NXP is a spin-off of Dutch giant Philips, and Freescale began life as the chip division of Motorola. Freescale was acquired in 2006 by a group of buyers led by Blackstone, and NXP was acquired by private equity firms KKR, Bain, Silver Lake and Apax in the same year. NXP came public in 2010 and Freescale in 2011. The Blackstone group paid $17.6 billion for Freescale in 2006.
Both companies are large suppliers of chips for the auto industry and other sectors requiring mixed signal processors. A major competitor is Texas Instruments Inc. (NASDAQ: TXN).
One of NXP’s biggest customers is Apple Inc. (NASDAQ: AAPL), which uses an NXP chip in the iPhone 6 and 6 Plus for near-field communications (NFC) transactions like Apple Pay.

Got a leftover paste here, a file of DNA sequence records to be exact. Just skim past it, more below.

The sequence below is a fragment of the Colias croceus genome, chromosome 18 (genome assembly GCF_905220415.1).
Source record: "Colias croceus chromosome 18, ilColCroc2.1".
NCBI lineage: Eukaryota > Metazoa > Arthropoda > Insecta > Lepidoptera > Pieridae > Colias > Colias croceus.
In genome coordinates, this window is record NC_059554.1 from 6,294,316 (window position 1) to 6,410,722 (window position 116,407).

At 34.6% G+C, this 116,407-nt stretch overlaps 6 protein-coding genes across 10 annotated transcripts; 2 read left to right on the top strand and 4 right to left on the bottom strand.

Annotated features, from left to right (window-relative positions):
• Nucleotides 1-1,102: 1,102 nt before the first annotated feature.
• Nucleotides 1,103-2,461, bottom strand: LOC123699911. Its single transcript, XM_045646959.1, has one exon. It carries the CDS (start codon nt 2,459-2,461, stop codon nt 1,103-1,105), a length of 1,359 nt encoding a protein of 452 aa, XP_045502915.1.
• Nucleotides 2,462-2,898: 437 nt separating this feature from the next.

Combined, the two companies will have total debt of $9.5 billion, according to a report at the Financial Times.
The announcement of the deal says NXP expects the transaction to be accretive to non-GAAP earnings and free cash flow and to achieve cost savings of $200 million in the first full year after closing with a “clear path” to annual savings of $500 million.
NXP will fund the transaction with $1 billion in cash, $1 billion new debt and about 115 million shares of NXP stock. After the transaction closes, Freescale shareholders will own about 32% of the new company.
Freescale’s stock traded up nearly 8% in Monday’s premarket, at $38.92 in a 52-week range of $15.29 to $38.94. Perhaps investors are hoping for a higher bid.
NXP’s stock traded up nearly 9% Monday morning to $92.50, well above the top of the 52-week range of $53.81 to $86.50, perhaps indicating what a great deal NXP just made.